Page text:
Parkinson's Disease is pathologically characterized by the presence and accumulation of a protein known as alpha-synuclein. Mutations in alpha-synuclein have been directly linked to PD, and alpha-synuclein clumping and persistence in dopamine-containing neurons is associated with loss of dopamine-producing cells in the brains of people with PD. Inhibition or disruption/elimination of alpha-synuclein aggregation in dopamine-producing neurons is an important therapeutic target for the treatment of PD and related disorders.
During the last six years, ProteoTech Inc (ProteoTech), a privately held drug discovery and development company led by founder and Chief Scientific Officer Dr. Alan Snow, has been working on the development of disease-modifying small-molecule therapeutics for the treatment of Alzheimer's and PD. Dr. Snow is a world-recognized authority on amyloid and Alzheimer's disease research, and was formerly a Research Associate Professor at the University of Washington in Seattle.
ProteoTech has been developing Exebryl(TM)-1, a disease-modifying small molecule therapeutic for Alzheimer's disease that is already in late-pre-clinical development and has been shown in animal models to markedly reduce/cause a clearance of brain amyloid deposition in old animals (by 50 to 80 percent), and cause marked improvements/reversal in memory impairments (by approximately 70 percent), following only three months of peripheral administration.From the design of more than 250 analogs from this original class of compounds, ProteoTech scientists have discovered that select small-molecule analogs markedly and specifically inhibit and disrupt alpha-synuclein from clumping and forming aggregates.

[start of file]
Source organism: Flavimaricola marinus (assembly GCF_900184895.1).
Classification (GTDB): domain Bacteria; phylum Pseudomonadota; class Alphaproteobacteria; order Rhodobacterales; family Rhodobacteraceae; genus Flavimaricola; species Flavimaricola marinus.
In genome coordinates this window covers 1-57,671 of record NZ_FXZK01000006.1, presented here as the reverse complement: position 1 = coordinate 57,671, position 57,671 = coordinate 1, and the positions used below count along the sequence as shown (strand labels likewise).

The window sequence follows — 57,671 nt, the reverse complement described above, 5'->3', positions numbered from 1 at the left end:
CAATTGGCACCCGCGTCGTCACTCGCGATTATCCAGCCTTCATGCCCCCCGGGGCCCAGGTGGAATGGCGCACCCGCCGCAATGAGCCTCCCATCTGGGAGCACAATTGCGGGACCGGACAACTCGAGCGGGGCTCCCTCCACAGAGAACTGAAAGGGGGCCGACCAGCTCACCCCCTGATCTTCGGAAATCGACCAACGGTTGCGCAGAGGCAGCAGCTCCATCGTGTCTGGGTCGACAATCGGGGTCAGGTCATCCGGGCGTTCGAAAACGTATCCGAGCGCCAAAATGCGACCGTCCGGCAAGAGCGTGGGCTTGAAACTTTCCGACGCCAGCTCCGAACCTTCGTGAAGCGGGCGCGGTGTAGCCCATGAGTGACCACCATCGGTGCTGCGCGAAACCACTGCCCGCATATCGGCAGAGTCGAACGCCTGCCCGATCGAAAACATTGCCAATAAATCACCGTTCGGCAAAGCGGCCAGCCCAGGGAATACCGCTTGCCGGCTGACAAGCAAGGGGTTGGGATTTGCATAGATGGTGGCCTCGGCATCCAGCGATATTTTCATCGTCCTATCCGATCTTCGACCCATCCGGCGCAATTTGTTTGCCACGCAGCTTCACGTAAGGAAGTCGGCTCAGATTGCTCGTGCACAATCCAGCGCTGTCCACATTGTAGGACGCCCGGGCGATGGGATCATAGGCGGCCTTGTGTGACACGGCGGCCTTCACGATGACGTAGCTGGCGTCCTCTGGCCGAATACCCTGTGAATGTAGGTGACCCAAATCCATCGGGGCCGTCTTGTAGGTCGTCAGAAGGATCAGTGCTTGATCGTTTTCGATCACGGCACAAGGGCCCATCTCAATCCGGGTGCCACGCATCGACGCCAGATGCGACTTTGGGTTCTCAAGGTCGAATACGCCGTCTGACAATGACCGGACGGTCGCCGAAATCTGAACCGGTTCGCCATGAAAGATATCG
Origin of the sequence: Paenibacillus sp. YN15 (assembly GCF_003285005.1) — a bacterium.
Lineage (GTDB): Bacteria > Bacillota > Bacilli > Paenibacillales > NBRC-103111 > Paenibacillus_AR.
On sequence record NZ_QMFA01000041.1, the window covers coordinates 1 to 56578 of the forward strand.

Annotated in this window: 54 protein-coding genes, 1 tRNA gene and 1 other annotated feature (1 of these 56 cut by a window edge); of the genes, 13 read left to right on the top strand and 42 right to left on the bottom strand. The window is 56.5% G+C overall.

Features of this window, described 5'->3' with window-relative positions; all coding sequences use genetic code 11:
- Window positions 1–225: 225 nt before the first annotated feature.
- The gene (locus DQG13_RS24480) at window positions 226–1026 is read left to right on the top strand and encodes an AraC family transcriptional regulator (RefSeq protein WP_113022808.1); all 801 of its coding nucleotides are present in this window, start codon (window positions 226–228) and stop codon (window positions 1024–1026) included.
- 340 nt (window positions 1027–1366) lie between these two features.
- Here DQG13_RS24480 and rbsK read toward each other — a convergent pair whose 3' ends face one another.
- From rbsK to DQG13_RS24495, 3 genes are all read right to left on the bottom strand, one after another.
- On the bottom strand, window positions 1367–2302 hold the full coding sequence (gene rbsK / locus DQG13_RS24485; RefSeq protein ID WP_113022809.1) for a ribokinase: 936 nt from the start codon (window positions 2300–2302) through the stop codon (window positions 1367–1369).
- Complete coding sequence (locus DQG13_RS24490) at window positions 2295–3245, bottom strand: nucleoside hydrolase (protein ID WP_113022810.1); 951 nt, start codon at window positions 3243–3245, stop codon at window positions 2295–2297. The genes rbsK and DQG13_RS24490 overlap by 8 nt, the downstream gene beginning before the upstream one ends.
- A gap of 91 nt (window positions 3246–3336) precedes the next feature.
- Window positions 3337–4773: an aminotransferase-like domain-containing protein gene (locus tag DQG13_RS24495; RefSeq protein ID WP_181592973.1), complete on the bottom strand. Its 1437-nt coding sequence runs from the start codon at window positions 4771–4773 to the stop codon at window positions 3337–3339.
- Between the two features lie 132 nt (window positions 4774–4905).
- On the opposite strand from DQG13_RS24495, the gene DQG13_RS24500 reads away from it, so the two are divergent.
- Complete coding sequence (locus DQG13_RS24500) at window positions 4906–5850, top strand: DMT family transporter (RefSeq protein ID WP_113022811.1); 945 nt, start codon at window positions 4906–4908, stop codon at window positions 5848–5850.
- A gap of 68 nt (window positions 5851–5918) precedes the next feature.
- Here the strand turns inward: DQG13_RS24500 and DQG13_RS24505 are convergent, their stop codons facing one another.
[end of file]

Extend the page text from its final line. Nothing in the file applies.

In this 3.5-year project, ProteoTech and some of the world's leading scientists in amyloid, Alzheimer's and Parkinson's disease research will further identify and develop novel small-molecule disease-modifying compounds that can penetrate the brain and cause a clearance/disruption of neuronal alpha-synuclein aggregates, as well as inhibit Lewy body formation, a characteristic brain hallmark of PD.
Specific compounds will be tested in cell-based assays in collaboration with Dr. Benjamin Wolozin, a leading Parkinson's researcher at Boston University. Compounds will be optimized for blood-brain-barrier penetration, phamacokinetics, oral bioavailability and non-toxicity in collaboration with 2 leading organic chemists, Dr. Anil Kumar, CEO of MedChem Source, LLC, and Dr. Manfred Weigele, co-founder of Ariad Pharmaceuticals and former Group Director of Chemistry Research at Hoffman-La Roche. Further testing using sophisticated biophysical assays will be implemented in collaboration with Dr. Daniel Kirschner at Boston College, a leading amyloid researcher and biophysicist who studies the abnormal assembly of proteins such as those found in brains of Alzheimer's and PD patients. The efficacy of lead compounds will then be tested in relevant animal models of PD for reduction of brain alpha-synuclein aggregation and improvement in motor abnormalities, in collaboration with Dr. Eliezer Masliah and his group at University of California-San Diego. Dr. Masliah is a world authority in Alzheimer's and Parkinson's disease and has developed some of the most innovative transgenic animal models to study Parkinson's disease for the identification of new drug treatments. By the beginning of year three of this project, the world-class team of researchers is anticipated to have identified a new small molecule therapeutic (and back-up compound) that in a relevant PD animal model will have the ability to inhibit/retard and/or cause clearance of aggregated/fibrillar alpha-synuclein, as well as cause marked improvements in motor deficits.
By the end of the 3.5 years of this project, it is anticipated that the team will have identified a clinical candidate that should be close to formal toxicity testing prior to the filing of an Investigative New Drug (IND) with the FDA, and the start of human clinical trials. This compound will have promise as a new breakthrough disease-modifying treatment for PD and related disorders.